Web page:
Why aren’t we there yet? All the technological puzzle pieces seems to be at reach (which might explain why people who don’t study anymore wonder why students aren’t massively adopting “digital paper” (or tablets). But somehow the available technology is not satisfactory to most of the students. I think that one of the major issues that I have with digital note taking is due to plain old. I’ve learned how to study, concentrate and make notes using a pen and paper and I can honestly say that I have extreme difficulties to concentrate myself when using a laptop or tablet.

Maybe when children are being taught really early how to take digital notes they might one day be able to do so effectively. However I think it will take at least a generation before really *good* digital paper will arise. My argument goes like this:

Currently all the so-called digital paper is designed by people who never had to use it as intensively as a student in college. Yet those same people that design it say that “they would love to have had this at school”. But the point is that they didn’t!  It will take the time for those students to grow up to be engineers & designers (at least some of them) to actually make products they know that will be usable.

Another challenge for the future is the screen. Specifically screen back-lights. The continuously radiating screen is really tiring for ones eyes.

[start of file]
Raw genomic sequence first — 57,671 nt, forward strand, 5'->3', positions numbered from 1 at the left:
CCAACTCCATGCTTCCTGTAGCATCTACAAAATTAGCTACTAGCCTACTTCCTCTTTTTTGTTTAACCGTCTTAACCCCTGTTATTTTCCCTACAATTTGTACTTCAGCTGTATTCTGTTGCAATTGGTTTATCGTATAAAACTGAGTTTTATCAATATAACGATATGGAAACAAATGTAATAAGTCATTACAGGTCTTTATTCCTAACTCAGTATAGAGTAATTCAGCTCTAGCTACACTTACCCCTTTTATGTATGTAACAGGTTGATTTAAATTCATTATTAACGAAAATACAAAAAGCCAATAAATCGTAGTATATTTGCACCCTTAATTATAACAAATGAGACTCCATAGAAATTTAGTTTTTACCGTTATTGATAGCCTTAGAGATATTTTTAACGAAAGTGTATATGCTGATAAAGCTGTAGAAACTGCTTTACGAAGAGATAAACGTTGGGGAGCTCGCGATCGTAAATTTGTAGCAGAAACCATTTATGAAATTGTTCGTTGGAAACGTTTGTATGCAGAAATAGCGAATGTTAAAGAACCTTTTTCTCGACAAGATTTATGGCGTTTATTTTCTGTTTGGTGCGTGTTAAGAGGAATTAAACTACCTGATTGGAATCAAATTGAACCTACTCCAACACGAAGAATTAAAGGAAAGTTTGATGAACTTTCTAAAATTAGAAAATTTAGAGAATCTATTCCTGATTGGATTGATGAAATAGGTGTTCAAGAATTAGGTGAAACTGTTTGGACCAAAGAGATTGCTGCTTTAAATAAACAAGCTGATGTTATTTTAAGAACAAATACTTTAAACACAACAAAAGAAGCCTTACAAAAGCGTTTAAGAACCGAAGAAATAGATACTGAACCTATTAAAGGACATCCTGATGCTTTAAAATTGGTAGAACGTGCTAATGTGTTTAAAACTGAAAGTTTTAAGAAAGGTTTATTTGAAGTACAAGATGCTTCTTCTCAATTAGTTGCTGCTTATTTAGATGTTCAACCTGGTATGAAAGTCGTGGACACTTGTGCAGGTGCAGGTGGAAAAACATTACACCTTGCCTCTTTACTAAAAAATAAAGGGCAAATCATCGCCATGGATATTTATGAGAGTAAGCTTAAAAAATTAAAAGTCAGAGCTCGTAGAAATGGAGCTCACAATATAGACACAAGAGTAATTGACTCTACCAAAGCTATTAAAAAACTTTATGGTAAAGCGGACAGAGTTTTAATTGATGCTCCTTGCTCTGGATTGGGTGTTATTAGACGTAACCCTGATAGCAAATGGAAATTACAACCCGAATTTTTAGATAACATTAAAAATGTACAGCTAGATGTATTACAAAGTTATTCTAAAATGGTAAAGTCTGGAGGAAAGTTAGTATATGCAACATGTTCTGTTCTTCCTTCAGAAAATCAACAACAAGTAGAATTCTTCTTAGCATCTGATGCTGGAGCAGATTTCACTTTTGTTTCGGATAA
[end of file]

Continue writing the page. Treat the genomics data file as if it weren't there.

I’m also very keen about the idea of flexible screens. One flexible piece “digital paper” won’t be able to completely replace the comfort of taking two sheets of notes, put them next to each other to compare the content. So you might want to buy yourself some multiple pieces of (let us call it) digipaper.


I do believe in a bright future with digipaper. But not just now. There are still too much issues with concentration/distraction, comfort of writing on a screen that still have to be solved. One hint is to start with the youngest pupils as soon as possible. I’m quite sure that this will become a very hot and exciting research topic.

So dear professor Duval, I guess you still have to wait a few more years. However I strongly share your opinion that the topic must be kept alive, that people must be reminded that a great future is nigh and that the right people must be triggered to just go and try it out.